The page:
Just wondering if iplayer is being removed totally from these Nokias (assuming this is for the whole Symbian platform) or the mobile page left as is with downloading programmes available?
Comment posted by Dave Price, at 11:40 7 Mar 2013
11:40 7 Mar 2013
Eponymous Cowherd # 2 & and Alan Phillips # 5. Android remains a key priority for the iPlayer team. I can assure you we maintain a close eye on the Google Play reviews, and the 1 star reviews certainly don't go unnoticed. We have more releases planned to further improve playback on the most popular Android devices, and as previously mentioned on this blog we are working hard to introduce mobile downloads functionality.
Alex #3. Thanks for your feedback, we are currently investigating.
Marion # 8. BBC iPlayer did indeed work well on these devices, however, the service was based on a legacy technology and used by small (and rapidly declining) number of people. Unfortunately, it was necessary for the team to withdraw the service on these devices as the underlying technology was in need of further investment, sadly given the low usage this couldn't be justified.
lettice # 10. The initial removal of the volume feature was driven by audiences telling us that the setting was superfluous given the presence of hardware volume buttons but we will consider this in future releases.
Grantijj # 11. Unfortunately we don't release channel viewing figures. I can confirm we witness strong performance across CBBC and Cbeebies programmes in iPlayer, not least during January The Dumping Ground was a standout hit.
Comment posted by Eponymous Cowherd, at 11:26 7 Mar 2013
11:26 7 Mar 2013
I see that the rating for iPlayer on Google Play has dropped from 2.9/5 to 2.8/5 since the Feb update. This update clearly broke iPlayer on many devices (mine included). Is there any chance of an explanation?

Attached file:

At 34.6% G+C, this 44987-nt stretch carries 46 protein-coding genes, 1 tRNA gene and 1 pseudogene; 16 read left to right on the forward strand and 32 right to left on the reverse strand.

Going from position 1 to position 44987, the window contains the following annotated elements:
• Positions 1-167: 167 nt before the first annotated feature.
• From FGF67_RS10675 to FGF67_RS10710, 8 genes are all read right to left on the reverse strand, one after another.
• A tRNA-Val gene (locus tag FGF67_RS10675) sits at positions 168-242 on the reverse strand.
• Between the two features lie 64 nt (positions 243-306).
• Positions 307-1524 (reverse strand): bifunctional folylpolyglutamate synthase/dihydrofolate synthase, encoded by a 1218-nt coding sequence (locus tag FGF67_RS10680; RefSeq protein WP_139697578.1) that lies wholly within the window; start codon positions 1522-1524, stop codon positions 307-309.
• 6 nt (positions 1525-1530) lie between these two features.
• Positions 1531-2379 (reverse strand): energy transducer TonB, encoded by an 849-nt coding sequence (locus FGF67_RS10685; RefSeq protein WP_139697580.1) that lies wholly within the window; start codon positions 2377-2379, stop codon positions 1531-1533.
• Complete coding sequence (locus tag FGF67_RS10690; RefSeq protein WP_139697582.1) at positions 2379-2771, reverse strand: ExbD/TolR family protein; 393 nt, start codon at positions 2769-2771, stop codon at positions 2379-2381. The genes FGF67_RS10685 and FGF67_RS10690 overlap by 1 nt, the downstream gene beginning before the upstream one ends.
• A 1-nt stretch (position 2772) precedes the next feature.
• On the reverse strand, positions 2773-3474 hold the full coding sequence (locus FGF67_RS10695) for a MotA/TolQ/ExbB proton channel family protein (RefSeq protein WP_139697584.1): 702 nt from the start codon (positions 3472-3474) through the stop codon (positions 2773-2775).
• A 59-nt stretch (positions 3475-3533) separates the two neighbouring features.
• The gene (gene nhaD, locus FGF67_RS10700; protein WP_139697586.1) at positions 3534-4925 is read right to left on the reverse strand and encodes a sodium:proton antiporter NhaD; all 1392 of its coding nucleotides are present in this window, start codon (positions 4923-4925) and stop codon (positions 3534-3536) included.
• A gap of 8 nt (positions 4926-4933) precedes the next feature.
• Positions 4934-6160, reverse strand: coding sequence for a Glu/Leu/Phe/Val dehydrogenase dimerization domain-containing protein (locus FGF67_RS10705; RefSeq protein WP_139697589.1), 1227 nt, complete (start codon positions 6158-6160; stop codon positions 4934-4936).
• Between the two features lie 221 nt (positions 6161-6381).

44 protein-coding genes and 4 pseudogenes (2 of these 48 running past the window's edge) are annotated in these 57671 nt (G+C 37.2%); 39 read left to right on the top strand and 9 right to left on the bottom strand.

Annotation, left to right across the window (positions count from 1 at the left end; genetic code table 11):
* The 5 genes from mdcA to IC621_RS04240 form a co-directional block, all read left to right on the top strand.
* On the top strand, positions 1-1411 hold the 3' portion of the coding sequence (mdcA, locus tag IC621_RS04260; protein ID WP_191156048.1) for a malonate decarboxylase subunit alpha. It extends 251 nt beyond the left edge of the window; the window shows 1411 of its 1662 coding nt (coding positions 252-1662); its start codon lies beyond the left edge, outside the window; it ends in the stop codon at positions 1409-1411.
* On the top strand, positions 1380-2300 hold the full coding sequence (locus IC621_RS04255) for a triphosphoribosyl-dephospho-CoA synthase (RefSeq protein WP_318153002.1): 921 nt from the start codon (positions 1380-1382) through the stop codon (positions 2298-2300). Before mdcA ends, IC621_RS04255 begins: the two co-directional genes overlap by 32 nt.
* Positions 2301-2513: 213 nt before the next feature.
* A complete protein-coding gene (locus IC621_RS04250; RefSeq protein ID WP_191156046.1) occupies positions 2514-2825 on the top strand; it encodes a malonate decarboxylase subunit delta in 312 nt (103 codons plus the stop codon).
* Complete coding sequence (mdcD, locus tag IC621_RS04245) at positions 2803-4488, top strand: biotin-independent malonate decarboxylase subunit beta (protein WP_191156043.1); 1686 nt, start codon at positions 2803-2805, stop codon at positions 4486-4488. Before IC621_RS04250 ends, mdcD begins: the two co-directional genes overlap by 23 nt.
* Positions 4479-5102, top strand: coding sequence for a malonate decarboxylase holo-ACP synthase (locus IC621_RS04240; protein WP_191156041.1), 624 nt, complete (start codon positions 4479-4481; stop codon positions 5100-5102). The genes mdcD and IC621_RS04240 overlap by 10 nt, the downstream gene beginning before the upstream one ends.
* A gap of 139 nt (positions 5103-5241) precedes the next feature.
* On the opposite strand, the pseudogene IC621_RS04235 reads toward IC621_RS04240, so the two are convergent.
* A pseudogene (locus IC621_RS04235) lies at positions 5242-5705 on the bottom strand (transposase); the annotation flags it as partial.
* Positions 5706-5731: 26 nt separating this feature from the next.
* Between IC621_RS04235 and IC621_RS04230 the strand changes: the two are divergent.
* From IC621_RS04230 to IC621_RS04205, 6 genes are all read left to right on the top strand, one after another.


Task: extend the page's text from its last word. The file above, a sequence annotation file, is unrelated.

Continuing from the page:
And how do you justify making a blog post about iPlayer mobile without mentioning this? Surely you must know there is a serious problem? When will it be addressed?
Comment posted by James Morgan, at 11:18 7 Mar 2013
11:18 7 Mar 2013
I note that streaming has been removed for phones like the Nokia 808 but downloads (which I use daily on the train) are still currently live. Will downloads continue or have they just not been decommissioned yet?
Comment posted by toffeetaffy, at 22:51 6 Mar 2013
22:51 6 Mar 2013
I have a BlackBerry PlayBook and Z10 which I am extremely pleased that BBC IPlayer was supported from launch as it is the most commonly used app in my household.
I am surprised that you have withdrawn support for some of the older bb devices as these are not that old... In fact they were the higher end BlackBerry's until just over a month ago.
I also hope that your devs look to build a native app for BB10 with additional features. I get frustrated with the perceived degree of apple loving, particularly from an organisation that is part funded by the public.
I understand the need to appeal to the largest audience first by launching new functionality on the most popular platform, but then resources need to be diverted to releases on the other platforms before additional features are rolled out again.... Or just make the IPlayer API open source so 3rd party developers can fill in the gaps where the BBC is failing.
Comment posted by DavieHooks, at 11:28 6 Mar 2013
11:28 6 Mar 2013
@Stretch - I'm afraid you have just buried your own argument and shown exactly why the BBC hasn't bothered. The BBC won't feel comfortable with a below par viewing experience for users. They would prefer you to have no access rather that being able to access the service and have choppy playback, sound issues or resolution problems. If companies like HTC and Samsung didn't insist on sticking their own overlays on top of native Android it might help but as I mentioned above, testing for iOS requires about 8 devices, Windows Phone 8 would be about 6 and Android about 345. Who is running Jelly Bean and who has Ice Cream Sandwich? Is someone else still on Gingerbread? What about HTC Sense, does that interfere? What about the processor, the S4 works fine, does the S3 handle playback, how about devices with only 512 MB of RAM vs those with 1GB etc etc etc. As much as I agree with you and it would be better to just allow everything and let users decide that would be against the brand image. Trying to test on all the available handsets and configurations just isn't possible.
Windows Phone 8 is closer to iOS in that Microsoft define minimum standards that their OS will run on and hence developing for that shouldn't be as difficult.